Affordable, entry-level smartphones are just as well-made and feature-rich as mid-rangers from last year. This doesn't sound like a remarkably profound statement when you keep hearing it every year, but still credit to Sony for coming up with a solid upgrade.
Now, Sony doesn't bother with real cheap phones - which is actually fair from a brand that usually commands premium prices. Sony's base 2016 model is more of a midranger but one that keeps up with the latest trends: big screens, hi-res imaging, decent processing power, NFC, Android Marshmallow - it's all there.
Smartphones that don't require a huge investment traditionally don't come with such attention to design either, but Sony has managed to pull a "less is more" job with the Xperia E5. We almost get a Nexus 5-like feel out of this one, and that's pretty cool.
Indeed, a lot of smartphones look good and don't cost an arm and a leg, but not too many of them get most things right when it comes to design, handling and build quality. For us, the Xperia E5 excels in all of them, despite some of the competition touting more expensive materials like glass or metal.
Of course, you're not buying a phone in this price point just for the looks. What's on the inside is also important and we couldn't agree more, so here's what we found during our time with the Xperia E5.
Like we said, the Xperia E5 is Sony's budget offer and, all things considered, with a price tag of €200 it isn't too far off the mark - especially compared to how the company's flagship is stretching the bounds of its own price bracket.
For that money, there's plenty of competition and most of it is from China. However, to us it seems like many of the choices Sony made with the Xperia E5 were driven by a need to match a certain rival, the Samsung Galaxy J5 (2016). The headliner of Samsung's 2016 lower midrange lineup is, simply put, awesome. You get a phone with a metal frame, solid battery life and performance, topped with a Super AMOLED panel.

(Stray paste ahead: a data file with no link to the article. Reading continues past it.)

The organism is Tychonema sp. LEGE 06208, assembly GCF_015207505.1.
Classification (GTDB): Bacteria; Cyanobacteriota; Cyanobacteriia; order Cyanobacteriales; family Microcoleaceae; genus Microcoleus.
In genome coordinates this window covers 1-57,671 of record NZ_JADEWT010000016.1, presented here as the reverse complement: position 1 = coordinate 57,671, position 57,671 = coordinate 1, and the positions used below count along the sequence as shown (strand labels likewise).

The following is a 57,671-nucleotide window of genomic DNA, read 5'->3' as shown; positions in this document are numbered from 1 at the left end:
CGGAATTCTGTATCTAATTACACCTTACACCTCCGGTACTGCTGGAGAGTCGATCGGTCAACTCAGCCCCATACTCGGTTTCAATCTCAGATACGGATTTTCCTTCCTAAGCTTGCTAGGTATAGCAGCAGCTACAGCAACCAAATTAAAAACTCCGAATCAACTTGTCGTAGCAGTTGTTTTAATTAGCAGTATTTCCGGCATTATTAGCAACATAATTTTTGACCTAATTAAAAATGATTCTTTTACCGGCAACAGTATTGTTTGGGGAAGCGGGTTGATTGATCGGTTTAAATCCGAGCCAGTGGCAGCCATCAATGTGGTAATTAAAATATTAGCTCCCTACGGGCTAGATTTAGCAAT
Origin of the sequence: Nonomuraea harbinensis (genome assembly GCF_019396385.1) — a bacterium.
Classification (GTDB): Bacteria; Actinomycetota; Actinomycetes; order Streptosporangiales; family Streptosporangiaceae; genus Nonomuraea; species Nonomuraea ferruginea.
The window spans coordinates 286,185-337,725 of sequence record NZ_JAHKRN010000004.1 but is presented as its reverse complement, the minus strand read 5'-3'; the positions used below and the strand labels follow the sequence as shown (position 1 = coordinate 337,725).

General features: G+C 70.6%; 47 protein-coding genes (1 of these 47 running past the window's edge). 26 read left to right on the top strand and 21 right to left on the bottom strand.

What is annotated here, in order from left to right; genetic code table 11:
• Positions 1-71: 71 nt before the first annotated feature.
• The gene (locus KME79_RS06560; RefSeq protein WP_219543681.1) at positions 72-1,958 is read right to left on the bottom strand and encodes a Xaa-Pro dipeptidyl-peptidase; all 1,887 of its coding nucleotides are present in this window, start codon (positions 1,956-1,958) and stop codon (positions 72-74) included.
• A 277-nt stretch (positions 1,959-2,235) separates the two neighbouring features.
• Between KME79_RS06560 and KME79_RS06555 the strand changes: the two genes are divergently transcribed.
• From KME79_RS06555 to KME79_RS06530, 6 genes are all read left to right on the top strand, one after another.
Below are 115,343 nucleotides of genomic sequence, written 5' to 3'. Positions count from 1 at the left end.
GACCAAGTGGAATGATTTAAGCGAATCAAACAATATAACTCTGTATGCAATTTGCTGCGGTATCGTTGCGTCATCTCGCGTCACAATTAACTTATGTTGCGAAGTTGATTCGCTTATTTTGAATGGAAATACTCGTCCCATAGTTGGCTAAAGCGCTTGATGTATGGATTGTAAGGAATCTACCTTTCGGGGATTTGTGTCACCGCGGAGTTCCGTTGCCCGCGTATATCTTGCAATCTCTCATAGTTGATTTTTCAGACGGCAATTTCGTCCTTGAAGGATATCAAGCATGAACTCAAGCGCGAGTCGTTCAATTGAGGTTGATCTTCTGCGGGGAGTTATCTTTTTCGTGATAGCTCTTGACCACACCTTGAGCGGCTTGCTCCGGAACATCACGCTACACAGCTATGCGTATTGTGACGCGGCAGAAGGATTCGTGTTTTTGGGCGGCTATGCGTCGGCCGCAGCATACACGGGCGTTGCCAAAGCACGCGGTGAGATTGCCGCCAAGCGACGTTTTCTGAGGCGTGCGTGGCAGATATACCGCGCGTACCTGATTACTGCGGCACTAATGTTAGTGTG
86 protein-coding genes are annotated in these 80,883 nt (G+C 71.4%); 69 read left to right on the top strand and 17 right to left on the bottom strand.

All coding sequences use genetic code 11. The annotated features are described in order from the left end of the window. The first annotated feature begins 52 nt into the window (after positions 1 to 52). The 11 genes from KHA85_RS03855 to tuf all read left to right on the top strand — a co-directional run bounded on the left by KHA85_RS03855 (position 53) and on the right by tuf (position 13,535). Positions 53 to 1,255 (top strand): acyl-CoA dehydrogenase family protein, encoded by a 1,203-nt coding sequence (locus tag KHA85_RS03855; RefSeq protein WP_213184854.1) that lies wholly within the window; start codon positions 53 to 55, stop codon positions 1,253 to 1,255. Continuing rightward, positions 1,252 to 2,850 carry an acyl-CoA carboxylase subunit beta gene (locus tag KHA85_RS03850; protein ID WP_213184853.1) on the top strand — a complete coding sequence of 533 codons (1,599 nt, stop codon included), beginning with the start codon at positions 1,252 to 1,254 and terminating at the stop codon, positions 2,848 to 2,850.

It should be no surprise that the Xiaomi Redmi 3 is on the short list of recommendations. It can potentially give you a lot more bang for the buck if it happens to be available in your region: it's got a far better 13MP rear cam, a faster Snapdragon 616 chipset and a whopping 4,100mAh battery, which provides a seriously better battery life than the Xperia E5.
Adding to the Chinese tally, the Oppo F1 boasts a premium metal build and a Snapdragon 616 with 3GB of RAM. Although the phone is thinner than the Xperia E5, the battery capacity hasn't suffered too much at 2,500mAh. It has a better Endurance rating, too.
Interestingly, Sony's last year Xperia M4 Aqua is quite a fitting contender. It features almost the same design as the Xperia E5, albeit more colorful and with the iconic Xperia metal Power/Lock button. Under the hood, there's a 5" 720p display, more potent Snapdragon 615 chip and a similar 13MP camera. Oh, and it's IP68 certified for waterproofness up to 1.5m of water.
The Asus Zenfone Max ZC550KL is quite popular as well. It is similarly priced to the Xperia E5 but its larger 5.5" display makes room for a 5,000mAh battery to fit inside. Beyond that, though, the Snapdragon 410 is quite dated and 720p resolution won't look as great as on the Xperia E5.
Having a decent looking Xperia E-series member must feel nice for Sony. The phone looks solid on the outside, but is having a hard time matching the specs of the competition on the inside. Nothing we didn't already suspect would be amiss, but that poor battery life is a hard pill to swallow.
This is a must-fix for Sony, as the phone boasts a good camera and altogether decent performance. If the battery life woes are promptly addressed, the Sony Xperia E5 is easily a solid recommendation for anyone looking for a cheap but capable smartphone.